Mistakes eventually cost Beckett
Starters are still lacking quality
Even in the early going last night at Fenway Park, when Josh Beckett seemed to be cruising through his second start since spraining his ankle Sept. 5, he knew he was getting away with some things.
A couple of fly outs on mistake pitches. A walk that ended up being harmless.
Even the pitch that Orioles first baseman Mark Reynolds hammered over the Monster in the second inning - “a front-door cutter that cut too much,’’ as manager Terry Francona described it - did minimal damage, as it was a solo shot.
Through five innings Beckett was two batters over the minimum. But eventually his mistakes caught up with him.
He faced Reynolds again in the seventh and hung a curveball that Reynolds hammered into the Monster seats for a two-run homer. Beckett came back out for the eighth and gave up a single to J.J. Hardy, then issued a ground-rule double to Nick Markakis before getting the hook.
When Alfredo Aceves came on and gave up a two-run single to Vladimir Guerrero, it put the Orioles up, 6-4, the score they’d go on to win by.
The Sox hadn’t had a quality start from a pitcher in 15 games and not even Beckett was able to give them one.
Considering their current circumstances, having lost five of their last six and clinging to a slim 2 1/2-game wild-card lead over the Rays and Angels, it was disappointing.
“It’s pretty tough,’’ Beckett said. “I wish I could have done better. Things just haven’t worked out. I got away with some pitches early and I didn’t get away with them later on.
“It was pretty good through five, but I’m just [upset] with the results.’’
There was almost no question Beckett was going to have to eat innings last night.
The Sox used seven pitchers in Tuesday night’s loss to the Orioles, so there was essentially no other alternative but for Beckett to go deep into the game.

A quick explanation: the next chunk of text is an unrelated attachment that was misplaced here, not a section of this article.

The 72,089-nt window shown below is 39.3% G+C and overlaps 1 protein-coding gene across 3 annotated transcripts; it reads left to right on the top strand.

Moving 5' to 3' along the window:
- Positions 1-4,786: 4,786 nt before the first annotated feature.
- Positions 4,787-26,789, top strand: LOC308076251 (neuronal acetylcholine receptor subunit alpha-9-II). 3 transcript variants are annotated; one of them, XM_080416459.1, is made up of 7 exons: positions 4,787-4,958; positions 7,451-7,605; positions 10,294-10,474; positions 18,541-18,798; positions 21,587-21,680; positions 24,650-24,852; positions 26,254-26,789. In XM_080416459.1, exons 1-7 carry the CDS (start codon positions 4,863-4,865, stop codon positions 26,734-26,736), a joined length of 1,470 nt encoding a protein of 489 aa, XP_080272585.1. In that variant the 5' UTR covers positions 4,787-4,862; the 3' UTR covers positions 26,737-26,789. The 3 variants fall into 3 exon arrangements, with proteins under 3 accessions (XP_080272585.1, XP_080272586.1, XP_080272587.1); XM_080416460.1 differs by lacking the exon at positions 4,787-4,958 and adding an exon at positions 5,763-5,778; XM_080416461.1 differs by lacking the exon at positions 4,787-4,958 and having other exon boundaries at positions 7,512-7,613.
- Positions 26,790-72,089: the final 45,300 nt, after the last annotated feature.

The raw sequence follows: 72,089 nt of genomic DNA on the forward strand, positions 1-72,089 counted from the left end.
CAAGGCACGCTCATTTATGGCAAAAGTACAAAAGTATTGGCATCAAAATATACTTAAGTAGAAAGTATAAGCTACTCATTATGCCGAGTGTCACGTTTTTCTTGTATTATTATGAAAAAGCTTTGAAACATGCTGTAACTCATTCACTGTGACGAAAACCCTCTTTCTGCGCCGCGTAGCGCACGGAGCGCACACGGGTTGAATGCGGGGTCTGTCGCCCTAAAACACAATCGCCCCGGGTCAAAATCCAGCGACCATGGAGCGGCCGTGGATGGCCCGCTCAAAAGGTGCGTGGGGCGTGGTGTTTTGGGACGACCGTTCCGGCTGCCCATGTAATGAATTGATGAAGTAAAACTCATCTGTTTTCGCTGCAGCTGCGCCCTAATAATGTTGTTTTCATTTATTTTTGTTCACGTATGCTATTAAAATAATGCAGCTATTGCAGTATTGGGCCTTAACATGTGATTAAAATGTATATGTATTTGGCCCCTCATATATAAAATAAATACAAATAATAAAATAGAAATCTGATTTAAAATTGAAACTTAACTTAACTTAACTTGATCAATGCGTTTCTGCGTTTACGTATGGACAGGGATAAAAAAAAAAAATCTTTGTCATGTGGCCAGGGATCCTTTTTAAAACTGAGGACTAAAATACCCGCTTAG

Beckett allowed six runs in 7 1/3 innings. It was his highest run total this season, and the most he’d given up since Aug. 18, 2010, against the Angels.
Aceves started warming up in the seventh after Reynolds’s second home run. But Beckett felt good enough to start the eighth.
“I felt OK,’’ he said. “It wasn’t a deal where my legs were going or anything like that.’’
“You want to pitch good all year long,’’ Beckett added. “Especially whenever your team needs you. You want to give them innings and quality innings. That was something that I wasn’t able to do.’’
In the past 18 games, Sox starters are 3-9 with an ERA of 6.75.
Beckett struck out eight last night, seven through the first six innings. But the start was spoiled in the end.
Catcher and captain Jason Varitek said he is confident the starters eventually will come around.
“It’s got to be on the horizon,’’ said Varitek. “Because they’ve done it. They’ve done it at different times this year. And, well, we need it.’’
“We’re basically just keeping pace right now,’’ Beckett said. “Right now it’s just kind of status quo. Would we like it to be different? Yeah. We would have liked to pick up a game or two today or the day before.’’
Julian Benbow can be reached at firstname.lastname@example.org.